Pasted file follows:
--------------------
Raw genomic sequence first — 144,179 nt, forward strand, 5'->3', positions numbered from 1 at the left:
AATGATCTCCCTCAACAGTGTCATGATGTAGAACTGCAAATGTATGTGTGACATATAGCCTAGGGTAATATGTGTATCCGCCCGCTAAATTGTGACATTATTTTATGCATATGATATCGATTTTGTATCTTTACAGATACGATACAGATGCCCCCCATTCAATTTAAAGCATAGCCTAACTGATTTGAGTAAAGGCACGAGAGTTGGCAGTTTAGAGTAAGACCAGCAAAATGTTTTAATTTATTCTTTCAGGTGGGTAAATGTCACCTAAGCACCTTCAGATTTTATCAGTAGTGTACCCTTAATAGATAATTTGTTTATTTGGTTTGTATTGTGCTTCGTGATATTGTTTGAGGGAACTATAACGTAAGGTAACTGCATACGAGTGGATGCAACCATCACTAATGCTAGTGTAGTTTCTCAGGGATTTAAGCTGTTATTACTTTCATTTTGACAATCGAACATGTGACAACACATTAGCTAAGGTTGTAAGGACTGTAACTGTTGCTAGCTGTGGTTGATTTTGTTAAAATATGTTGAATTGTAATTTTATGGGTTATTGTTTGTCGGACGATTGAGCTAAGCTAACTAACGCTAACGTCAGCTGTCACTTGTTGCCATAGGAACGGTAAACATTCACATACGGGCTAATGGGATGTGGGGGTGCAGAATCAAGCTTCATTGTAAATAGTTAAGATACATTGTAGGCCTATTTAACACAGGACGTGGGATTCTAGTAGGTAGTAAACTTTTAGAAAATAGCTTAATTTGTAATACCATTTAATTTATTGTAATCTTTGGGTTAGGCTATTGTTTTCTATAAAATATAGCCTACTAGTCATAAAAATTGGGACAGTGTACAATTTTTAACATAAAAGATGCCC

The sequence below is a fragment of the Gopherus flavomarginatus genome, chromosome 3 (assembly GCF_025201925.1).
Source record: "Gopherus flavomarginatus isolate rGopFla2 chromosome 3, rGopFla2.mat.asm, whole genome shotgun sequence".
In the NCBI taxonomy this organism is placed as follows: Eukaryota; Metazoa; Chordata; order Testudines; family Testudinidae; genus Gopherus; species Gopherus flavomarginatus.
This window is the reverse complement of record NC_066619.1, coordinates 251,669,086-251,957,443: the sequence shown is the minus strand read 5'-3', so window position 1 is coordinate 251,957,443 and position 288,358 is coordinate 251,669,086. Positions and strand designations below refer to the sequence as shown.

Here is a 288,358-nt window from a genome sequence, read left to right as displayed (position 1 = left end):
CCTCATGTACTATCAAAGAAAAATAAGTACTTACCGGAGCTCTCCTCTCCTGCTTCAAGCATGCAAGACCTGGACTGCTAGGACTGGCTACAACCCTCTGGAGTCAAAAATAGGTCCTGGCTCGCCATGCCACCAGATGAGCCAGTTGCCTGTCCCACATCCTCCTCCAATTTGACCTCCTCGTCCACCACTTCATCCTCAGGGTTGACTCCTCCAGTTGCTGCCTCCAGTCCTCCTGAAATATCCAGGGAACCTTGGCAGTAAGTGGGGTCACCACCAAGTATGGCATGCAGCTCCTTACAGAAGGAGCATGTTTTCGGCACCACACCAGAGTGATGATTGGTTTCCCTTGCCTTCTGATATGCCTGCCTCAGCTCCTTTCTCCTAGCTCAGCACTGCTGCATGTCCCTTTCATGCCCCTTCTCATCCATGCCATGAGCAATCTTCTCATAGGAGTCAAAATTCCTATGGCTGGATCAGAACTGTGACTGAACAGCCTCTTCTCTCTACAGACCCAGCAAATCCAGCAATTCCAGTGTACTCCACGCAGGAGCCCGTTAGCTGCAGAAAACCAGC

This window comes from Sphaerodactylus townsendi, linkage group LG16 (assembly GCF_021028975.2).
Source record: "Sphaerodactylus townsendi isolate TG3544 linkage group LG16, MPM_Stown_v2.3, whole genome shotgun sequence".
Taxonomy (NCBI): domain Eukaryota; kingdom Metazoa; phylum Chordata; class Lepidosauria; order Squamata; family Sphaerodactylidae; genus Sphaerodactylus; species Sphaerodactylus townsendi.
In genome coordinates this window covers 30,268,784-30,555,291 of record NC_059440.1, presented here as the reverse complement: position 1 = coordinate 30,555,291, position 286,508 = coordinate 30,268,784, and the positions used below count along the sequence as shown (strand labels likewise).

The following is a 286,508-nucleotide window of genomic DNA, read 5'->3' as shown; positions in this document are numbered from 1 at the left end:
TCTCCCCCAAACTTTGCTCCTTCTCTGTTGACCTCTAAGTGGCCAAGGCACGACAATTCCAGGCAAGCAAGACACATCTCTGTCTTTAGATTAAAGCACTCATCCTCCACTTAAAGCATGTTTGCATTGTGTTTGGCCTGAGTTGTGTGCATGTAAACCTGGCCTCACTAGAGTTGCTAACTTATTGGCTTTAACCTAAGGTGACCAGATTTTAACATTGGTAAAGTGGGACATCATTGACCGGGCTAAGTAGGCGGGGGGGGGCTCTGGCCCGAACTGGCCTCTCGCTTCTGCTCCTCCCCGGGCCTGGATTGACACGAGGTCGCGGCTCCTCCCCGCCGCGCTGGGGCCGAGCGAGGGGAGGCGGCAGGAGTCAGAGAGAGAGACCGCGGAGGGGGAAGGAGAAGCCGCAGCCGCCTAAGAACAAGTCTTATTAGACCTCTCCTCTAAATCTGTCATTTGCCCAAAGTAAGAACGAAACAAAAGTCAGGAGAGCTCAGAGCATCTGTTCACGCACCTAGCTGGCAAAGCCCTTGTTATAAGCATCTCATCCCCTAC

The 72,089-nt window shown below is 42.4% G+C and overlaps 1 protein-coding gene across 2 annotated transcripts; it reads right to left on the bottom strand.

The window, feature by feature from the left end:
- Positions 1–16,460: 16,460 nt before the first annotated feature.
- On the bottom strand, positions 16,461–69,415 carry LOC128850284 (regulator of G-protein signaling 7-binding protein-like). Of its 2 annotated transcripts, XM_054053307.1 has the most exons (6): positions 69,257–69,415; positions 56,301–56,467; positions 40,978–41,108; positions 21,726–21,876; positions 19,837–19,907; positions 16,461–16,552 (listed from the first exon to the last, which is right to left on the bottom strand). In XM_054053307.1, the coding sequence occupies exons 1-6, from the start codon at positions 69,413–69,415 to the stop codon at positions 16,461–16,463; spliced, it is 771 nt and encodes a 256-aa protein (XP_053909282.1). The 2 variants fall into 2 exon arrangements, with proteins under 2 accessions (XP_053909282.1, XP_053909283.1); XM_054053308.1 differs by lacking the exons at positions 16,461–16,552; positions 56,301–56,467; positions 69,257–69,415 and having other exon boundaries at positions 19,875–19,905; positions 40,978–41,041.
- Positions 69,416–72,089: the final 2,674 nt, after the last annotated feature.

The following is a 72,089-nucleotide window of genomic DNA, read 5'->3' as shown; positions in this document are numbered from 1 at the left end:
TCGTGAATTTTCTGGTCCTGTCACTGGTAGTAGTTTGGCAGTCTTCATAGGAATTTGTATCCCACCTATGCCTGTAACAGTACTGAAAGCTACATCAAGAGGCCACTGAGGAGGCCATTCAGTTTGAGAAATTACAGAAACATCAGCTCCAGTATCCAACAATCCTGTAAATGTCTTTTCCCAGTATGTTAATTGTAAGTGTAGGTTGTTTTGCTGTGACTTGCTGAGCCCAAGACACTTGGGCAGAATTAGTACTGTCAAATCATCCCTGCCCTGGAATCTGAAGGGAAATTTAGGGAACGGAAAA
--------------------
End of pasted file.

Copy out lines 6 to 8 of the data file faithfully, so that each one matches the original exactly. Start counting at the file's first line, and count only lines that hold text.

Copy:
This window is the reverse complement of record NC_066619.1, coordinates 251,669,086-251,957,443: the sequence shown is the minus strand read 5'-3', so window position 1 is coordinate 251,957,443 and position 288,358 is coordinate 251,669,086. Positions and strand designations below refer to the sequence as shown.

Here is a 288,358-nt window from a genome sequence, read left to right as displayed (position 1 = left end):
CCTCATGTACTATCAAAGAAAAATAAGTACTTACCGGAGCTCTCCTCTCCTGCTTCAAGCATGCAAGACCTGGACTGCTAGGACTGGCTACAACCCTCTGGAGTCAAAAATAGGTCCTGGCTCGCCATGCCACCAGATGAGCCAGTTGCCTGTCCCACATCCTCCTCCAATTTGACCTCCTCGTCCACCACTTCATCCTCAGGGTTGACTCCTCCAGTTGCTGCCTCCAGTCCTCCTGAAATATCCAGGGAACCTTGGCAGTAAGTGGGGTCACCACCAAGTATGGCATGCAGCTCCTTACAGAAGGAGCATGTTTTCGGCACCACACCAGAGTGATGATTGGTTTCCCTTGCCTTCTGATATGCCTGCCTCAGCTCCTTTCTCCTAGCTCAGCACTGCTGCATGTCCCTTTCATGCCCCTTCTCATCCATGCCATGAGCAATCTTCTCATAGGAGTCAAAATTCCTATGGCTGGATCAGAACTGTGACTGAACAGCCTCTTCTCTCTACAGACCCAGCAAATCCAGCAATTCCAGTGTACTCCACGCAGGAGCCCGTTAGCTGCAGAAAACCAGC